Light does not necessarily propagate straight.
Our group is also one of the first to study theoretically and experimentally the propagation of an accelerating beam in a photorefractive material. By accelerating beam we mean an optical beam in which the trajectory is not straight but parabolic, hence implying an accelerating as the beam propagates. Among accelerating beams we are mostly interested in the Airy beams. These beams have a transverse intensity profile that follows the so-called Airy mathematical function that has been demonstrated as being one of the solution for electronic waves satisfying the Schrodinger equation in quantum physics. That intensity profile can be realized optically thanks to the engineering of the laser beam phase profile with a spatial light modulator (SLM). With such a transverse intensity distribution, the optical beam propagates in air with a parabolic trajectory, similarly to a particle that experiences gravity. Beyond its accelerating property, the optical Airy beam is also very weakly diffracting when compared to a Gaussian beam and has self-healing property when an obstacle is inserted in its path.
Propagation non-linéaire d’un faisceau optique d’Airy
Propagation non-linéaire d’un faisceau d’Airy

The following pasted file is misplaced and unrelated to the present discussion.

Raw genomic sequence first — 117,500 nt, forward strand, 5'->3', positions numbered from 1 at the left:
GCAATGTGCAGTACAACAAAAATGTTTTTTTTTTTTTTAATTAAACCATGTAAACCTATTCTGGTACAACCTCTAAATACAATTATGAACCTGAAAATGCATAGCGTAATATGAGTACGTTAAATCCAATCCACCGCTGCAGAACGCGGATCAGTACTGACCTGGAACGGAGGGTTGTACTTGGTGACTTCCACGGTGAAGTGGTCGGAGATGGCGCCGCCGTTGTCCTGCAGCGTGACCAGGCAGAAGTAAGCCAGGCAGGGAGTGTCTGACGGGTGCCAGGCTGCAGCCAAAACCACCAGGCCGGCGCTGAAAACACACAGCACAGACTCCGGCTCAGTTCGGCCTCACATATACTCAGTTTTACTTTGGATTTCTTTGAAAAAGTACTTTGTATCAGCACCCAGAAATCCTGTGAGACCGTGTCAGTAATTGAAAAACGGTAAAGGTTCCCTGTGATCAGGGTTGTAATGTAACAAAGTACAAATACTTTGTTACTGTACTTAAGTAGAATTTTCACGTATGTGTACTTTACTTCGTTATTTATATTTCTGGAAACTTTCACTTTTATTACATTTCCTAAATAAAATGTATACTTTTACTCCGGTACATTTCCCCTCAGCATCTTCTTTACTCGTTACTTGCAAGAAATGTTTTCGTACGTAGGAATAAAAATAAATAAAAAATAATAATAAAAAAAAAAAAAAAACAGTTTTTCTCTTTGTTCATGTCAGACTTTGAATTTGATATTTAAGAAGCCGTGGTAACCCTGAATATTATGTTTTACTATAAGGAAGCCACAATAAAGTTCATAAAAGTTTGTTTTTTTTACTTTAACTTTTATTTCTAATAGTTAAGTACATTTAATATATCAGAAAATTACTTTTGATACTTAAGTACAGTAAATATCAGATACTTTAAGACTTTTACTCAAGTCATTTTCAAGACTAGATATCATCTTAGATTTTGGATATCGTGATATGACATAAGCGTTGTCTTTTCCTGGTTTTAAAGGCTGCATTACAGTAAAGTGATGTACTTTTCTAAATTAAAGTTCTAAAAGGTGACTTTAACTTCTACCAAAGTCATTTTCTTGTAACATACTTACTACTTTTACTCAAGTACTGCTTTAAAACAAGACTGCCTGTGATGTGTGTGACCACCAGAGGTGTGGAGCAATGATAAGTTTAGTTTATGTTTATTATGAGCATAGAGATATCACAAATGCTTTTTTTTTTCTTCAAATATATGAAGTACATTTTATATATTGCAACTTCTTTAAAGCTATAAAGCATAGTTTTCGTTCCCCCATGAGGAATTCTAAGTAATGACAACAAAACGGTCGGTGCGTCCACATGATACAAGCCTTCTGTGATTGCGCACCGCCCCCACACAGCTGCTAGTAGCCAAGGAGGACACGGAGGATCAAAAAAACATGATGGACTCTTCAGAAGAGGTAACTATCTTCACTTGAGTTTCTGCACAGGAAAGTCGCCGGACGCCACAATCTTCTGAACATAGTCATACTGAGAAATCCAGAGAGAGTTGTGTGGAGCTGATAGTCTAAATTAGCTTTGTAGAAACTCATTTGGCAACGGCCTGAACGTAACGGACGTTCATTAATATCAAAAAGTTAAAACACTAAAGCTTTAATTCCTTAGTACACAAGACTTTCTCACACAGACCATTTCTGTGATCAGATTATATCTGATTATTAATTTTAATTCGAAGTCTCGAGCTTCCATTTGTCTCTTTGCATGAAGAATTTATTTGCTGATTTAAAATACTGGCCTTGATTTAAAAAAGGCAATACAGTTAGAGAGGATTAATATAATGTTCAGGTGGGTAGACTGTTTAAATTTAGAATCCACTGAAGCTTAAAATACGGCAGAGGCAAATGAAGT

Our group has demonstrated that when an optical Airy beam propagates in a photorefractive material, the Airy beam generates a so-called “off-shooting soliton” that has properties similar to photorefractive spatial solitons created by Gaussian beams. In particular, the interaction of several such solitons created by Airy beams leads to photoinduced and therefore reconfigurable waveguides with complex geometries. All-optical waveguiding with several inputs and several outputs and very good coupling efficiencies have therefore been demonstrated by our group using interactions of optical Airy beams.
Our research contributions allow to study analog phenomena to those concerning waves at the surface of the ocean or experiencing gravitational lensing…all this at the scale of an optics lab.
Spatio-temporal dynamics that result from nonlinear light propagation show analogies with physical phenomena encountered in other systems.
For example we have observed that, in the conditions following which a self-organized spatial structure (optical pattern) is created, the increase of laser power leads to noise-sustained spatial structures at randomly distributed time-intervals and at randomly spaced spatial coordinates. The statistical distributions of the intensity of these localized spatial structures are similar to those of extreme events or rogue waves in ocean, i.e. intensity peaks that are greatly larger than the mean of the optical power occur rarely and spontaneously in this optical system similarly to the rare and spontaneous occurrence of rogue waves at the surface of ocean.
The study of nonlinear propagation of Airy beam also shows similarities with experiences dealing with gravitation: light carried by an Airy beam is deflected within the photorefractive material similarly to the deflection of light coming from the sun at the close vicinity of a gravitational mass. The strength of the photorefractive effect plays a similar role in this analog gravitational lensing effect than the mass of a planet or a star, hence allowing experiencing large-scale gravitational effects at the scale of a laboratory.